Phishing attacks are the #1 threat faced by dental and healthcare providers. More than 90% of data breaches within the sector are linked to phishing and this year, researchers estimate phishing will make up 80% of healthcare-related cyberattacks.
In this blog, we will explore the various types of phishing attacks, how to recognize them and the steps you can take to protect your data.
Phishing attacks occur via email about 96% of the time. Despite being one of the oldest forms of online scams, only one out of seven people can identify a phishing attempt. This is due, in part, to cybercriminals growing increasingly sophisticated, resulting in more believable emails. While you may still receive occasional requests from a “prince” of a faraway land, more often than not, phishing emails appear to come from well-known companies. For example, one of our partners received the email below.
At first glance, it appears to be from Norton, a well-known antivirus and security software provider. Upon further inspection, it becomes more obvious that it is not legitimate.
Norton isn’t the only company that scammers are impersonating – Netflix, Microsoft, Paypal, Apple, Amazon – the list goes on. These types of emails are the most common and are widely distributed, however, there are more targeted types of attacks known as spear phishing and whaling. While traditional phishing emails are widely distributed, the other methods focus on specific people.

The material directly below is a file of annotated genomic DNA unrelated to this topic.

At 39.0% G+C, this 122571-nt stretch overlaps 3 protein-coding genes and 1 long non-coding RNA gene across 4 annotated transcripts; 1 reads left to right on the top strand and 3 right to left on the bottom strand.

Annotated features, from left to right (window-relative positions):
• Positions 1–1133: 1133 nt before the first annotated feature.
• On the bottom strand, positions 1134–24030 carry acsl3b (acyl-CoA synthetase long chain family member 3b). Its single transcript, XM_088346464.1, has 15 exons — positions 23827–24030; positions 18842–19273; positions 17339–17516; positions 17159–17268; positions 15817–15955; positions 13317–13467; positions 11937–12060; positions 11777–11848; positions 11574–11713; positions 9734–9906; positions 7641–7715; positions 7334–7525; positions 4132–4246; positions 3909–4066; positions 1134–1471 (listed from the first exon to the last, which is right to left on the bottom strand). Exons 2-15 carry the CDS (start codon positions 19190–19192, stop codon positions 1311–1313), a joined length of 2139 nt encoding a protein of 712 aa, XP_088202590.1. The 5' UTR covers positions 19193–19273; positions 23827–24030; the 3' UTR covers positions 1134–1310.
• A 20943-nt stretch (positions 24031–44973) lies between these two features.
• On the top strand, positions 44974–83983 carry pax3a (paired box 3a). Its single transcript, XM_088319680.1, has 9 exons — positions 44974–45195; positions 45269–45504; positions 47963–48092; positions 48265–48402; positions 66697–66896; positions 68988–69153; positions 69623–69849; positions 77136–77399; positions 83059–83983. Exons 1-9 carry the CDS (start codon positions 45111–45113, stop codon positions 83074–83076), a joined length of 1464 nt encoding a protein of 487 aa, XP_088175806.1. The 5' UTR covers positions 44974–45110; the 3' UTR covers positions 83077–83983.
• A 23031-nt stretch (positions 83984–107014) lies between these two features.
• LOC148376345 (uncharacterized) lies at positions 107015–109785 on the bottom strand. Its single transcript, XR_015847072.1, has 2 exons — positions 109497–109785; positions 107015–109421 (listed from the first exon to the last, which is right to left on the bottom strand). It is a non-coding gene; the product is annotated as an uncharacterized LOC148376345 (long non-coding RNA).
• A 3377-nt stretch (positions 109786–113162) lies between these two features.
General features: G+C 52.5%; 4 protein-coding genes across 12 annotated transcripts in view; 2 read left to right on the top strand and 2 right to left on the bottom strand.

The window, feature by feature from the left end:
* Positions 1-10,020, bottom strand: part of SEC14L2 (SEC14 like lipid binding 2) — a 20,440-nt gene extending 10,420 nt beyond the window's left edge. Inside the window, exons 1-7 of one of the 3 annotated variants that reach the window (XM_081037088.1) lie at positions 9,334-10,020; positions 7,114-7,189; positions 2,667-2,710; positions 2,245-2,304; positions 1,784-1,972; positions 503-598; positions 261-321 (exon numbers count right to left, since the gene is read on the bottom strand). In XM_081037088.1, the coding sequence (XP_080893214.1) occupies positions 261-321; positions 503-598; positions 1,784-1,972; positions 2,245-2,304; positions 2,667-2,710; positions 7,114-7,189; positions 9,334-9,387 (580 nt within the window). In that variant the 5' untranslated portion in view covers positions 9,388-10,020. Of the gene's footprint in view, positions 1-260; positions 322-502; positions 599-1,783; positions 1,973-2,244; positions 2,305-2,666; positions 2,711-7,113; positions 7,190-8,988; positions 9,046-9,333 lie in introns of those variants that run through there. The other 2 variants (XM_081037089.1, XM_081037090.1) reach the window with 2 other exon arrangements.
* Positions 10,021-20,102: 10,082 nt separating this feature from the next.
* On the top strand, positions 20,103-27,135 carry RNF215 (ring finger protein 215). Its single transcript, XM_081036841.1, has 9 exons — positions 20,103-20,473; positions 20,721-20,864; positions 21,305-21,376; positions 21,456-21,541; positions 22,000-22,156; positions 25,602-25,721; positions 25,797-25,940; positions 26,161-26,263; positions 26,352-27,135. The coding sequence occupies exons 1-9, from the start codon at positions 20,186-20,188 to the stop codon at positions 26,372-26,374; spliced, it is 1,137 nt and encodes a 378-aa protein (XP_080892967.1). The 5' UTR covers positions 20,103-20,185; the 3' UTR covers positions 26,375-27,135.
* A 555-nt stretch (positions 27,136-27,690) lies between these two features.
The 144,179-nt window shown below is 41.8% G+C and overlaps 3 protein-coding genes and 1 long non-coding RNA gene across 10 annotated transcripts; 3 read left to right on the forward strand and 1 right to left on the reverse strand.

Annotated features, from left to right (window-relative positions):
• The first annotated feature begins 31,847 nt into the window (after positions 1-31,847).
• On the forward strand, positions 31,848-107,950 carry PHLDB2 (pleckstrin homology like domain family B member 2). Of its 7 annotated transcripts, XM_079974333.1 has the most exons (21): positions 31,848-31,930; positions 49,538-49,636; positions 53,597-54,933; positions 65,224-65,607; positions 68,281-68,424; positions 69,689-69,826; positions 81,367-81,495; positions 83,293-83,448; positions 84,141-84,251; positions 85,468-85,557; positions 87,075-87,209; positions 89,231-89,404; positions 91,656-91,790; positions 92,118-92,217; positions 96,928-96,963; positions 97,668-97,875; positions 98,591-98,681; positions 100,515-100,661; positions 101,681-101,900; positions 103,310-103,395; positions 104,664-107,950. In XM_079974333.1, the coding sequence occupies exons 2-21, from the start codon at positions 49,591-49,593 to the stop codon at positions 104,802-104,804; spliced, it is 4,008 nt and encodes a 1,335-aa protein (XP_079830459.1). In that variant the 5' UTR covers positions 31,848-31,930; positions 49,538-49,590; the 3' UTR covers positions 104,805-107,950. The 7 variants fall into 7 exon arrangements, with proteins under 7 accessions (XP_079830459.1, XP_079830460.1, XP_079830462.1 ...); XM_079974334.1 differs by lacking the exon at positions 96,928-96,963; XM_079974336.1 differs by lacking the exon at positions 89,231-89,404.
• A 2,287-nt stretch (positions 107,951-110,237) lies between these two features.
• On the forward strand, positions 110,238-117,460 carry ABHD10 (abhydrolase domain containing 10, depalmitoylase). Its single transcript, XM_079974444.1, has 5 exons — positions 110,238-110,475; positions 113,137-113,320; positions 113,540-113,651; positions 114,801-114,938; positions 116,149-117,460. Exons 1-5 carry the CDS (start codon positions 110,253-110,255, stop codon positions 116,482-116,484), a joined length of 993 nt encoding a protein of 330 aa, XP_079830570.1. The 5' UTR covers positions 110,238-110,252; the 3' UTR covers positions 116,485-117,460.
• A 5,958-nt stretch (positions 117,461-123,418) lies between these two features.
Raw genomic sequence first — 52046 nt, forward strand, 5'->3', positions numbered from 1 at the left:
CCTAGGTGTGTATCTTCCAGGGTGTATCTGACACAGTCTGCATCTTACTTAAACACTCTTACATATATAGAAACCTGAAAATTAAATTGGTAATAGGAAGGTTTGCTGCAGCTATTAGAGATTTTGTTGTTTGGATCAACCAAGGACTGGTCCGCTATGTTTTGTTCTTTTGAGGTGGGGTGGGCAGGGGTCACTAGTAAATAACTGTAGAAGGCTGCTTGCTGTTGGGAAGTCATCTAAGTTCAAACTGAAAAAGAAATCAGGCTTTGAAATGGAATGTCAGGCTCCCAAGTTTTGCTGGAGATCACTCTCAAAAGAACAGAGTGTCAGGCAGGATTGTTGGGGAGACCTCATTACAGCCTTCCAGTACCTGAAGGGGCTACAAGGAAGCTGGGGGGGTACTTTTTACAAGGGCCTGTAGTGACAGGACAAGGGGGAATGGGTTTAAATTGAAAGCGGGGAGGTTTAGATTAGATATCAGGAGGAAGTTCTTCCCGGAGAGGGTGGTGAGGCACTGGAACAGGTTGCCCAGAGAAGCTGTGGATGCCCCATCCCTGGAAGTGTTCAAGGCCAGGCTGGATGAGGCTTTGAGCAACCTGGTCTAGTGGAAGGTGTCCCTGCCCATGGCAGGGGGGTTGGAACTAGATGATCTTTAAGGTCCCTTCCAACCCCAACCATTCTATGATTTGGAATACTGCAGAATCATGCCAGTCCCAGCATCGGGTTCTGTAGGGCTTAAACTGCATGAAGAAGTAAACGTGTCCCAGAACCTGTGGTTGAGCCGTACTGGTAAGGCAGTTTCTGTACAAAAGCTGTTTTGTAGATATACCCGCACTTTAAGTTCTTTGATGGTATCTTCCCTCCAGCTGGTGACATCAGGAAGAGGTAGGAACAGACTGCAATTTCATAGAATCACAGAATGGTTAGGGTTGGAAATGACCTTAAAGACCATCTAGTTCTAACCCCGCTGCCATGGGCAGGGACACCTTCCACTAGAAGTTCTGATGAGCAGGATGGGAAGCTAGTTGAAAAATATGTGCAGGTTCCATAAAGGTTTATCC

A criminal carrying out a spear-phishing attempt does so already armed with information about their victim. For example, a person’s
- Job Title
- Email address
- Details about their role
They address their victim by name, refer to their job and may claim to be from another company in need of your services or requesting information. These emails might also include mentions of colleagues or acquaintances to appear more convincing.
Whaling is is a type of cyberattack where threat actors impersonate a business or organization’s leadership. They may send a convincing email to a staff member, claiming to be the person’s supervisor and requesting assistance.
While 96% of phishing attacks occur via email, it certainly isn’t the only avenue being leveraged by cybercriminals.
Approximately 3% of attackers use malicious websites; this is often called Angler Phishing.
In these types of attacks, criminals trick victims into sharing sensitive information or downloading malware by cloning websites, creating fake social media profiles or directing users to fake URLs.
Smishing and Vishing
The remaining one percent of attacks are carried out over the phone, by text message or on instant messaging platforms such as Telegram or WhatsApp. In some cases, these attempts are broad and general. For example,
Other messages are similar to whaling emails, such as this one:
If a text looks questionable or you’re not sure who you’re speaking with, tread lightly. Avoid sharing any sort of personal information, request proof of their identity and end the interaction as quickly as possible.
Protect your patient data
Data is more valuable than ever before, making your practice particularly appealing to criminals. That is why it is not only essential to have spam filters and other cybersecurity measures in place, but also to educate your team about the importance of staying vigilant about data security. We’ve created an infographic that you can use to ensure everyone at your practice can spot a phishing email – click here to download it and share it with your team.
Looking for more cybersecurity tips? You may be interested in these posts.